BACKGROUND OF THE INVENTION
1. Field of the Invention
This invention generally relates to foreign language instruction, and more particularly to systems and methods for teaching foreign language by using immersion techniques.
2. Related Art
An increasingly important aspect of a person's education is the learning of foreign languages. Various methodologies exist for teaching foreign languages. Common classroom techniques include the memorization of vocabulary words and grammatical rules, and the translation of common phrases from the learner's native language to the foreign language and vice versa. For example, a student may be provided with a series of words or phrases in the foreign language and be required to memorize those words and phrases, and their equivalents in the student's native language. Moreover, a student may be presented with a variety of grammatical rules and be tested on the application of those rules in various contexts.
Although a foreign language may be learned in this way, it is often very difficult and time-consuming, and requires significant commitment on behalf of the student. Even if a student learns a foreign language in this way, he or she may have a limited grasp of the language, and may have difficultly communicating with native speakers of the language in common situations.
Immersion techniques have been developed to improve the teaching and learning of foreign languages. Simply stated, immersion techniques involve “immersing” students in the foreign language, thereby attempting to replicate the process by which students learned their native language, but in a systematic way. Thus, students learn a language by listening to speakers of the language associate words with objects, concepts and actions. Immersion techniques recognize that most people learned their native language by observing those speaking the language, and that the learning of grammatical rules and the like came much later than fluency in the language. Thus, in language immersion techniques, memorization and the learning of grammatical rules are typically de-emphasized.
In most language immersion techniques, the student's native language is essentially removed from the equation. The speaker does not learn, for example, that “der Hund” in German means “the dog” in English. Rather, the student hears that “der Hund” is associated with a particular animal and learns the connection between that word and the object with which it is associated. This is considered to be a far more natural way to learn a language and it is believed to be more effective than traditional classroom techniques.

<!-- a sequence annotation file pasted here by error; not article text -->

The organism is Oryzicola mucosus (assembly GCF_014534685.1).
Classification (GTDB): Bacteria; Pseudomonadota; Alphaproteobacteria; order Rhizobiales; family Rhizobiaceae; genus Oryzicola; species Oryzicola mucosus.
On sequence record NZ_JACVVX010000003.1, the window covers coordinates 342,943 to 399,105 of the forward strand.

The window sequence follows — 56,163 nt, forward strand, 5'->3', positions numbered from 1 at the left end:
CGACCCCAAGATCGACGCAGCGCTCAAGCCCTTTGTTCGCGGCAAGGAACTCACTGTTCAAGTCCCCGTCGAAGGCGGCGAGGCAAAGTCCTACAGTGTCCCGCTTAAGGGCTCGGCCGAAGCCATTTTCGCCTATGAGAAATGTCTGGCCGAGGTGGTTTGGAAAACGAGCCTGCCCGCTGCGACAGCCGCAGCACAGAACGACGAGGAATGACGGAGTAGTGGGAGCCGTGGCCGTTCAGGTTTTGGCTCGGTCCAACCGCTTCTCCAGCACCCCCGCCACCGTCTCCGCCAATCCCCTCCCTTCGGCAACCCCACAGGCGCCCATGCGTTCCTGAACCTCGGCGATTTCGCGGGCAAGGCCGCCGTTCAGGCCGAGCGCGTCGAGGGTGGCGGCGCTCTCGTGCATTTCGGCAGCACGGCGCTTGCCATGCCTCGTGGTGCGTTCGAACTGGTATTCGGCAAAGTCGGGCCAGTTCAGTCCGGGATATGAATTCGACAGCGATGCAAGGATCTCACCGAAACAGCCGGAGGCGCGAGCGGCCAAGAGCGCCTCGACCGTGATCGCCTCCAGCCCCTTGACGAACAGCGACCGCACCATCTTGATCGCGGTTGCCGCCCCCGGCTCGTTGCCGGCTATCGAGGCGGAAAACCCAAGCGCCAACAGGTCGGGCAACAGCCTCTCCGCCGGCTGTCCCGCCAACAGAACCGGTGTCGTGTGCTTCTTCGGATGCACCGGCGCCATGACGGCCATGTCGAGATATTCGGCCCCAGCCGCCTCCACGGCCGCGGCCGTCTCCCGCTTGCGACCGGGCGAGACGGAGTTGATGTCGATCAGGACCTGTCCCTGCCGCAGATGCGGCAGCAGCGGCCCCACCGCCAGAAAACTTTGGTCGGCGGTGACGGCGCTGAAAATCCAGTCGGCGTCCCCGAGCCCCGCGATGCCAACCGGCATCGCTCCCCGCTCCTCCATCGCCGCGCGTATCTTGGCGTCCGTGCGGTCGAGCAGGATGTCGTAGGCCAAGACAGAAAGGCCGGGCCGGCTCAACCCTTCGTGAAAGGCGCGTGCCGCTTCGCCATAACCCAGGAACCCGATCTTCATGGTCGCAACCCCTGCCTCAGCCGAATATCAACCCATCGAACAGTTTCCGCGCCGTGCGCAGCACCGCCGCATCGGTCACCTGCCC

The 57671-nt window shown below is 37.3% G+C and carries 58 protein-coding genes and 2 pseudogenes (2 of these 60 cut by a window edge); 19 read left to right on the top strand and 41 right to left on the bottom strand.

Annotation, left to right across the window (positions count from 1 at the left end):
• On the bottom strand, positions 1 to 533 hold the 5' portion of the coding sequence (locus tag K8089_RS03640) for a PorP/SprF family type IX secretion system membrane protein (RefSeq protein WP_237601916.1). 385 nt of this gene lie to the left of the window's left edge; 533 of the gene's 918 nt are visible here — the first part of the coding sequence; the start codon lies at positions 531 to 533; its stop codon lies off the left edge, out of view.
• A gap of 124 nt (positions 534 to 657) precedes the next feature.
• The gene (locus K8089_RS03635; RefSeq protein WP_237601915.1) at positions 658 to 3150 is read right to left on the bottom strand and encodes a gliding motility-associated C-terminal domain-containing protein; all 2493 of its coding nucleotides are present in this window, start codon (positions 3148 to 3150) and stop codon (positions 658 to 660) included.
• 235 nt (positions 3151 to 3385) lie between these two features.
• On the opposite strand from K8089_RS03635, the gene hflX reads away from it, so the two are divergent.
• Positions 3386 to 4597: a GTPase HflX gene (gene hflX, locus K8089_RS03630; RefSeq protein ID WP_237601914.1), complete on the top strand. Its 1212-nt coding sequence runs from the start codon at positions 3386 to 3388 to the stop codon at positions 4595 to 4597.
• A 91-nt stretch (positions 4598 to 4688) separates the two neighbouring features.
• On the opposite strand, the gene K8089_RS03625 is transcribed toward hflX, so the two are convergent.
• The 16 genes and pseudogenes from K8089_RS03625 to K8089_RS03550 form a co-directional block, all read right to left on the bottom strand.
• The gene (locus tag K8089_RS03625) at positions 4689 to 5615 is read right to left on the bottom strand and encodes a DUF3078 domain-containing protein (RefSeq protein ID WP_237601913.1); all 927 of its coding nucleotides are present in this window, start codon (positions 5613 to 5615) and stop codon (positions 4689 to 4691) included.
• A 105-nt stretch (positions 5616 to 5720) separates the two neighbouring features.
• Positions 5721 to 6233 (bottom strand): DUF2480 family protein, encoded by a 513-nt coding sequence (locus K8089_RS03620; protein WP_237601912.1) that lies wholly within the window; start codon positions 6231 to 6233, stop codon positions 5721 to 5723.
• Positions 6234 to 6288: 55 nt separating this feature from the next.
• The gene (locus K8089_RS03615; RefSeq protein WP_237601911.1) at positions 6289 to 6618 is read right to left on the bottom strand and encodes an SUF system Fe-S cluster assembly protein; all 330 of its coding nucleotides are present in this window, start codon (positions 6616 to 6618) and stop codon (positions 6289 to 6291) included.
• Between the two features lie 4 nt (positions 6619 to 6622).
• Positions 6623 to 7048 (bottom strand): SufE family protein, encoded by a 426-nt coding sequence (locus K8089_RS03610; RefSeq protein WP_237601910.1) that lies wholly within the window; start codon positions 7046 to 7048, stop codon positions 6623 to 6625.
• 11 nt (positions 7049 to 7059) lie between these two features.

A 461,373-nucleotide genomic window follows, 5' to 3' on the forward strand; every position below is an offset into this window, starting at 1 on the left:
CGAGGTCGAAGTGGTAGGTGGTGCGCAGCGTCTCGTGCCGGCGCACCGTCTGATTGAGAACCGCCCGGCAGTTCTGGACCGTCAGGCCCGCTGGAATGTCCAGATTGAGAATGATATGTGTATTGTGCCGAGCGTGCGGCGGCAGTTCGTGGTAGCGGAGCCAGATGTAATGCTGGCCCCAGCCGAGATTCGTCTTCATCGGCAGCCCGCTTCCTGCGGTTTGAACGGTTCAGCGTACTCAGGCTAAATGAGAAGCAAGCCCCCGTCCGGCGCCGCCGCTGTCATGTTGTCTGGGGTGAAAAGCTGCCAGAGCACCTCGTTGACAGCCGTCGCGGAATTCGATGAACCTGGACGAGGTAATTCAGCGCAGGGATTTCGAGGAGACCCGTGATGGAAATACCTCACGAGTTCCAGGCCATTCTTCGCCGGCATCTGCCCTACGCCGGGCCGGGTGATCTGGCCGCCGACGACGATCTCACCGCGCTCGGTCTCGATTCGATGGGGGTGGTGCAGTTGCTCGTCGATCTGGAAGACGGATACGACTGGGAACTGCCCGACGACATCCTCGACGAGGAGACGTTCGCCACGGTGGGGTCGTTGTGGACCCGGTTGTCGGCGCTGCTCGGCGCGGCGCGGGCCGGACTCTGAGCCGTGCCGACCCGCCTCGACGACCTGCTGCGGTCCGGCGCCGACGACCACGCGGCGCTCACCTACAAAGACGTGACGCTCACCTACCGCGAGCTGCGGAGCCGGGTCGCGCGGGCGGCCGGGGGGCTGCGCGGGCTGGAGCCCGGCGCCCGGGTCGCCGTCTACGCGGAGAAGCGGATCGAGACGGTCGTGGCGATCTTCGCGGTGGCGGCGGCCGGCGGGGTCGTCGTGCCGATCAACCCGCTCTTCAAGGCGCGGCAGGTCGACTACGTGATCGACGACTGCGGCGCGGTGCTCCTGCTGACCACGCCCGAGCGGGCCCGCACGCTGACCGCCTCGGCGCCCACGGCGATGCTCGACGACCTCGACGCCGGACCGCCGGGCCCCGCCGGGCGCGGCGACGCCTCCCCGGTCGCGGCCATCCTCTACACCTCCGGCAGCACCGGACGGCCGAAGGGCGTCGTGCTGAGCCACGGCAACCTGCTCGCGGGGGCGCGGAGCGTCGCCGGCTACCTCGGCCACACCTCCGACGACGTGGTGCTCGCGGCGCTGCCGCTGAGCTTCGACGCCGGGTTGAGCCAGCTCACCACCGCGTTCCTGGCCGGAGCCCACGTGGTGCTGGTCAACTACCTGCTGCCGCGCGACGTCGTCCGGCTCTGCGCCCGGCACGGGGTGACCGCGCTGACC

Computer software programs have been developed which employ, at least to some extent, language immersion techniques. These programs can be utilized with conventional personal computers having both a visual display (such as a computer screen) and an audio component (such as a speaker). These programs conventionally employ some degree of multi-media presentation, with at least some interactivity with the user. For example, such programs may provide a still picture or video component in which an object is displayed or video footage of a certain event is presented on the computer screen. In conjunction with the visual display, the foreign language may be audibly presented. For example, when a picture of a dog is presented on the screen, the audio component of a German language instruction program may present the user with a recorded native speaker saying “der Hund.” In addition, the “script” of the recorded audio message may be presented on the screen. Thus, in a text box on the computer screen, the words “der Hund” may be presented.
Conventionally in such systems, only a single a foreign word is presented for each concept or idea. Thus, for example, German synonyms of the word “der Hund” would not be presented. Additionally, when a more complicated situation is presented, that situation is described from only a single perspective. For example, a video component may be presented of an individual asking for directions to the airport, and another individual responding with the appropriate directions. This interaction will be described from a single perspective, either from the perspective of the first or second individual, or from the perspective of a third party narrator describing the interaction. Additionally, the program may simply present the actual dialogue of the two individuals, similar to the script from a play. However, such programs do not present foreign language descriptions of the event from more than one perspective.
Also, in many such programs, a translation of the foreign word(s) to the student's native language are often presented on the screen. Thus, the English words “the dog” may be provided in another text box on the computer screen when the German words “der Hund” are presented.